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Operator blames lack of training for MFBs’ poor performance

By Amaka Agwuegbo
The Managing Director of Meridian Microfinance Bank, Mr. Innocent Ezema, has blamed lack of staff training for the poor performance of MFBs.

Pointing out that the management of microfinance banks (MFBs) must invest in training to ensure that their banks survive, Ezema noted that most fail to do so because they don’t understand the microfinance concepts.

“For any organisation, particularly MFBs, to survive, it must invest in training and retraining of its staff because microfinancing is a new concept in Nigeria which most of the key operators don’t understand.

“Most of the management staff of MFBs were former staff of mega banks, so we thought that we would be doing basically the same things that we did, but we found out that both are not the same.”

Ezema urged MFB operators to make training compulsory for all staff, stating that it is the key in turning around the sector.
“Training of management and staff has no alternative and that is why the CBN is insisting that key officers in all MFBs must be certified.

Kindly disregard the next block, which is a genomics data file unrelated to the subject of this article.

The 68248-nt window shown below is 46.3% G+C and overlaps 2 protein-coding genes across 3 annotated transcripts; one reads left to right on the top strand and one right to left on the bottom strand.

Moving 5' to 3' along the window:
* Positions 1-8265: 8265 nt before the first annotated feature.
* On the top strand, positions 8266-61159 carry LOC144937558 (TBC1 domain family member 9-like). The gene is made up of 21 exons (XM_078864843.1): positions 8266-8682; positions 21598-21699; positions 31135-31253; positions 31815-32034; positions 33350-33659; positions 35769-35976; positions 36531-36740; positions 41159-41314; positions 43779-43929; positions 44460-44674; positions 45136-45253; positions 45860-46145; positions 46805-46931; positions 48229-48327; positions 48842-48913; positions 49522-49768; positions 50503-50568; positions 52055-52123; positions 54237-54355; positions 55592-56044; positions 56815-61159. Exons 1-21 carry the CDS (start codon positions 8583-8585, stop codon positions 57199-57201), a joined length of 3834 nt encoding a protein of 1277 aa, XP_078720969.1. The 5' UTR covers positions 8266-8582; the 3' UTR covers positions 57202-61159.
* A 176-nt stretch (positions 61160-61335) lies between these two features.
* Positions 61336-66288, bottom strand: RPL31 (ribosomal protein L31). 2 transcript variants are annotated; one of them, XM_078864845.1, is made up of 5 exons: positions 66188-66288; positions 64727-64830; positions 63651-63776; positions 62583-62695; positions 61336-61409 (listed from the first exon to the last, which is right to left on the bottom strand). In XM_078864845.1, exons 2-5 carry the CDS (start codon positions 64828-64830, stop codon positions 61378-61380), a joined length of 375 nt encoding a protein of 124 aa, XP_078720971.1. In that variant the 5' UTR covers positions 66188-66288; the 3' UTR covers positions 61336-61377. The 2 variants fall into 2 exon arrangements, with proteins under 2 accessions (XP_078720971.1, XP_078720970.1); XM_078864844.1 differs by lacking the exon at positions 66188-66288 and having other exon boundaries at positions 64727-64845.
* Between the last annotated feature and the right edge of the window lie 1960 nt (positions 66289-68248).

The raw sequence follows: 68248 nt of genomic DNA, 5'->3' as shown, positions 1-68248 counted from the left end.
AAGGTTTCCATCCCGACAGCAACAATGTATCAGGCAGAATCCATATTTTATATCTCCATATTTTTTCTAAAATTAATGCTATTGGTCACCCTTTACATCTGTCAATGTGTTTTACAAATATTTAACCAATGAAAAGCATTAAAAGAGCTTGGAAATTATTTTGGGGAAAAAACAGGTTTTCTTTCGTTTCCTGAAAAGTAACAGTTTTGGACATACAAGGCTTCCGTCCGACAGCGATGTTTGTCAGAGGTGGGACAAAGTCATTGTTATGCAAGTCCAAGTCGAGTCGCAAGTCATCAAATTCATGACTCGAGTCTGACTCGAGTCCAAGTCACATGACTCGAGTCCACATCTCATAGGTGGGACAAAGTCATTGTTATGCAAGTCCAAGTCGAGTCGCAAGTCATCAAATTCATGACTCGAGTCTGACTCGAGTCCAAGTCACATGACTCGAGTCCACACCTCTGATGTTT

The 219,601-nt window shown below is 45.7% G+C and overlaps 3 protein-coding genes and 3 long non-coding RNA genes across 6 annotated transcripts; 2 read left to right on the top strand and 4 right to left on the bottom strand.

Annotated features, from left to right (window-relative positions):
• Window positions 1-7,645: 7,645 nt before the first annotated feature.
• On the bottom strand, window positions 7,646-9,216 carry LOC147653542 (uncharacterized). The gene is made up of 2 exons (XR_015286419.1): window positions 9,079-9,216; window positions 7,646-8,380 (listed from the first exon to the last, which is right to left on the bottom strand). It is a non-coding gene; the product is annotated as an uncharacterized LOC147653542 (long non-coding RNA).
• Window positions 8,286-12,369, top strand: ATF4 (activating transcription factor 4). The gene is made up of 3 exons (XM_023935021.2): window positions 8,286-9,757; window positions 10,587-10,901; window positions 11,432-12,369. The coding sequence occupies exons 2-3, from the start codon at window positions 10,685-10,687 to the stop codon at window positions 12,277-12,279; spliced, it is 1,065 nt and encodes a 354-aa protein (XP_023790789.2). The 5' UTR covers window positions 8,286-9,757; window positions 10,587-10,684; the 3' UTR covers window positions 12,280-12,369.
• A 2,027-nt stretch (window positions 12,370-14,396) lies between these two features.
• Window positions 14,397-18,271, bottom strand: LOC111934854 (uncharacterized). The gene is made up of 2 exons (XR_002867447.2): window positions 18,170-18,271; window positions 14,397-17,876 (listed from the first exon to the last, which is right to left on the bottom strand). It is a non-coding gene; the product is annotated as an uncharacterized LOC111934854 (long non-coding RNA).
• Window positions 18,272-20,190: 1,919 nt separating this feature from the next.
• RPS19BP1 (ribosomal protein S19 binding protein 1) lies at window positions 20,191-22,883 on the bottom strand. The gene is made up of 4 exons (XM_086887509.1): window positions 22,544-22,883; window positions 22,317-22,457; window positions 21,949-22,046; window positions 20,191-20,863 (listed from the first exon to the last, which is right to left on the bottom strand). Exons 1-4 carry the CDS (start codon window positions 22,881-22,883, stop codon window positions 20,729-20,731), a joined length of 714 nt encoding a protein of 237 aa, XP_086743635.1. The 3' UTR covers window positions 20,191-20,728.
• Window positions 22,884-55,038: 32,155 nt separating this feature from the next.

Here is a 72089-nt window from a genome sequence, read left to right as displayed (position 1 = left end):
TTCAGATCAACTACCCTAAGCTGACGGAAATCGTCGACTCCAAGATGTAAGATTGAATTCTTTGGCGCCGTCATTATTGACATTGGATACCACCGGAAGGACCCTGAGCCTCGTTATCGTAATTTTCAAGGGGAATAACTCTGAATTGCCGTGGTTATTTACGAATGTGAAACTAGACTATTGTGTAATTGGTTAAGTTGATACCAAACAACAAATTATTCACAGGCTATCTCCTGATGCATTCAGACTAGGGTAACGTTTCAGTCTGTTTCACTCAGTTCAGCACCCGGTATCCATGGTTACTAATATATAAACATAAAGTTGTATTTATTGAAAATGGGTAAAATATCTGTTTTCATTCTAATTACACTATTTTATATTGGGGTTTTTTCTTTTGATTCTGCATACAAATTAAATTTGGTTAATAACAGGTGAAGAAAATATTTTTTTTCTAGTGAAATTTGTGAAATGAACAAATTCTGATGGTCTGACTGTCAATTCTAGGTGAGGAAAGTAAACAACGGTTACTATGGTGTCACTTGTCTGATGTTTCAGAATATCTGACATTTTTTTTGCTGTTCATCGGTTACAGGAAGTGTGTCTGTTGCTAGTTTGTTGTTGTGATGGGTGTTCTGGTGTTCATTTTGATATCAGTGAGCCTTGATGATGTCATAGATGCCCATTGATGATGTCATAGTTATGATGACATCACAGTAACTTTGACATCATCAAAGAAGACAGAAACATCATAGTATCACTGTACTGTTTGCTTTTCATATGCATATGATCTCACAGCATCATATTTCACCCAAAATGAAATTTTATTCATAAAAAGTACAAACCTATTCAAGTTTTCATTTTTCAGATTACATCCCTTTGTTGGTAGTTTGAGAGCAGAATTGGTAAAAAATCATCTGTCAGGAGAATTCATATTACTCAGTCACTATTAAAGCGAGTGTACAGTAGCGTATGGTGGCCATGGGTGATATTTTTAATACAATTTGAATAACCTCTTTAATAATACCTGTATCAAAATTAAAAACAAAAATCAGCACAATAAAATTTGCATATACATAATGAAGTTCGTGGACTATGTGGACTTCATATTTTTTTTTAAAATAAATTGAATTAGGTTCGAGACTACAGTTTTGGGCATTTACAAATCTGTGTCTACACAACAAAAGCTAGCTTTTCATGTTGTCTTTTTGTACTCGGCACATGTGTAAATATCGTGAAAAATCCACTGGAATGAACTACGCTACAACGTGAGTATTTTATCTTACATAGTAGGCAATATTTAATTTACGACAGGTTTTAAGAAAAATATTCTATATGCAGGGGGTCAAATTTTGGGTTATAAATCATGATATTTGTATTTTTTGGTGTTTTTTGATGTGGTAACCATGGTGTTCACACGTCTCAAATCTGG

“At company level, we start our staff with training on the basics of microfinancing. Last year, we budgeted N500,000 for training, though we exceeded it. Personally, I went to Nnamdi Azikiwe University for a one-week course on microcredit and that has resulted in a paradigm shift in our operations because of what I learnt there.”

Also stressing the importance of training to the development of the MFB sector, the training committee chairman, Lagos State chapter of the National Association of Microfinance Banks, Mr. Rufus Oluyole, recently pointed inadequate manpower as bane to the progress of the MFB.

Oluyole said the problems of inadequate manpower and low quality of staff in the MFB sector have made it difficult for the staff to keep their records straight.

“Inadequate manpower in terms of quality staff affects staff’s performance, making it difficult for them to keep proper records. Some of them don’t know how to monitor loans, so we have situations where they give loans without proper appraisals.”

Oluyole pointed out that in light of this, the association is organizing a capacity building workshop for directors, chairmen, managing directors and staffers of MFBs to train them on proper corporate governance, credit and marketing, bank operations, among other issues bordering on microfinancing.Oluyole emphasized that the training will be on capacity building so as to teach them manage their portfolios.

“The training is not as a result of the liquidity crisis. There are so many factors that are responsible for the training, including the internal and external risk management. If people are able to comply with the regulations and they know how to monitor their bank positioning, it will go a long way in helping us. This training is hinged on capacity building so that people will know how to prepare proper returns, manage their portfolios, among others.”


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